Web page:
EPMEPM: Leadership

It’s time to change

The biggest challenge facing the property management industry is not understanding technology or coping with changing market conditions. It’s really about embracing the challenge of leadership, managing change and motivating our people.

The 2018 Voice of Australian Property Management Report revealed the best property management businesses are well led, have great career structures in place and encourage their teams to be more than just property administrators.

Yet only one in four property managers feel this way about their business; 28 per cent of property managers talk the industry down and 12 per cent are actively looking to leave the industry altogether.

Leadership is the ability to focus on your most valuable asset – people – despite the distractions of pressures on fees and increased competition from new tech trends.

Here are the elements we need to focus on as leaders in our businesses if we want our property management teams to perform at their best:

1 Give staff the tools they need to excel

A survey of property managers in the report showed 38 per cent said they did not have the tools and resources to do their work correctly.

If competitors offer better working conditions, staff are more likely to find leaving a more attractive option.

2 Invest in training and upskilling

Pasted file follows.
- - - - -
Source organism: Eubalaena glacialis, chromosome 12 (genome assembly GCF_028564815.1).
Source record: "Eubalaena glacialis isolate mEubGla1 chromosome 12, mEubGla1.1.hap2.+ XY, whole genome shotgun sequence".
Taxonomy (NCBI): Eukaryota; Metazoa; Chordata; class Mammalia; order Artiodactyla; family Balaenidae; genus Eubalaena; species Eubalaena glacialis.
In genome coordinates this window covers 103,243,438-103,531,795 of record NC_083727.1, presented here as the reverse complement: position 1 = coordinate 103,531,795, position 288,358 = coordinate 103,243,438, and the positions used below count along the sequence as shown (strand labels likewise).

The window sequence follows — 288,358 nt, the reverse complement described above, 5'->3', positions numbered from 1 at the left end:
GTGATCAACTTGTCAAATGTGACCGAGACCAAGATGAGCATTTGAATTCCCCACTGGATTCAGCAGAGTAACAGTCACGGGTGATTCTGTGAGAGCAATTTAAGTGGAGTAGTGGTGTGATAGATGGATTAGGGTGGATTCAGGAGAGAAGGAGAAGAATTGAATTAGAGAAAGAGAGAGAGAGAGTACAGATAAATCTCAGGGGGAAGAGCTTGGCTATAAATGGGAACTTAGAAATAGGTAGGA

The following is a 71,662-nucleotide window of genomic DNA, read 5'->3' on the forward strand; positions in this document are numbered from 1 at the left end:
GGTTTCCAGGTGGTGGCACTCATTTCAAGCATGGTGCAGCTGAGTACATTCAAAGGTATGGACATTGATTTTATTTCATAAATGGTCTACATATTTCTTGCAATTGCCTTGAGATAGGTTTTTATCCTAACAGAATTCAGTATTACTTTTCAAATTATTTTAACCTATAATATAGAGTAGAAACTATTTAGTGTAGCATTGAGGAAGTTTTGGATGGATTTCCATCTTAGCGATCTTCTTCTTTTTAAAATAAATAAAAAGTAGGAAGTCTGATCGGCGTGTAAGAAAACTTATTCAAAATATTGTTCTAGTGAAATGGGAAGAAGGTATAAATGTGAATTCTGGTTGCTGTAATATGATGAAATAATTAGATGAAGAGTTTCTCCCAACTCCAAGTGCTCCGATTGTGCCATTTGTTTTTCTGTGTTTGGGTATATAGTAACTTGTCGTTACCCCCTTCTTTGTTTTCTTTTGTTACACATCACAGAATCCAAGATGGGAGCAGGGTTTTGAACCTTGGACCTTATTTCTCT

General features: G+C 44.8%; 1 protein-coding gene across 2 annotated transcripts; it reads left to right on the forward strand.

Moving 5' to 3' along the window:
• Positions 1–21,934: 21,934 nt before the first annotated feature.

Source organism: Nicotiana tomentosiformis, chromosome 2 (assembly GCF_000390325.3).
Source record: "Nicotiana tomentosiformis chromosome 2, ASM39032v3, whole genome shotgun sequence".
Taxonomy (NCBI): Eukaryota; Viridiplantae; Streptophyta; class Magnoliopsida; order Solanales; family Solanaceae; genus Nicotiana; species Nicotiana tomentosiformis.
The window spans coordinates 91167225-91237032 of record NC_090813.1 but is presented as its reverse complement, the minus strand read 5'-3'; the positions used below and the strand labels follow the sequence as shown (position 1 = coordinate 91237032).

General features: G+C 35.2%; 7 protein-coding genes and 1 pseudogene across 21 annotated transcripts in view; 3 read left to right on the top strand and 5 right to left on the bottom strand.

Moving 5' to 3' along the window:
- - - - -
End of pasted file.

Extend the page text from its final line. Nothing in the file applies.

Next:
Work environments that encourage learning and skills development find it easier to introduce new technology and make efficiency improvements.

Retaining good staff is about ensuring they have the tools to do their job properly and can see a future within the organisation.

3 Have structured career paths

Businesses that offer structured career paths made people feel more secure in their role and have a positive attitude toward the industry and their salary level.

4 Work on staff retention

The data shows the majority of those who work in property management have held their current job for less than two years, yet have more than six years’ experience.

Businesses with high turnover also have high onboarding and training costs and find it harder to deliver consistent service.

Retaining good staff is about ensuring they have the tools to do their job properly and can see a future within the organisation.

5 Pay staff well

Pay levels are only really an issue when other parts of the employee satisfaction equation outlined above are lacking.

Without career structures, tools and training, staff focus on the one thing left to them, which is the money.

This reveals that the more you try to save on not doing the structural work as a leader, the more you have to pay staff just to try and keep the wheels rolling on the wagon.

6 Set up sustainable processes that increase productivity

It’s impossible to set up sustainable processes if staff are constantly leaving, or increase productivity when remaining staff are burdened with additional workload.

When staffing is consistent and reliable it becomes easier to tackle productivity issues, which can directly improve your bottom line.

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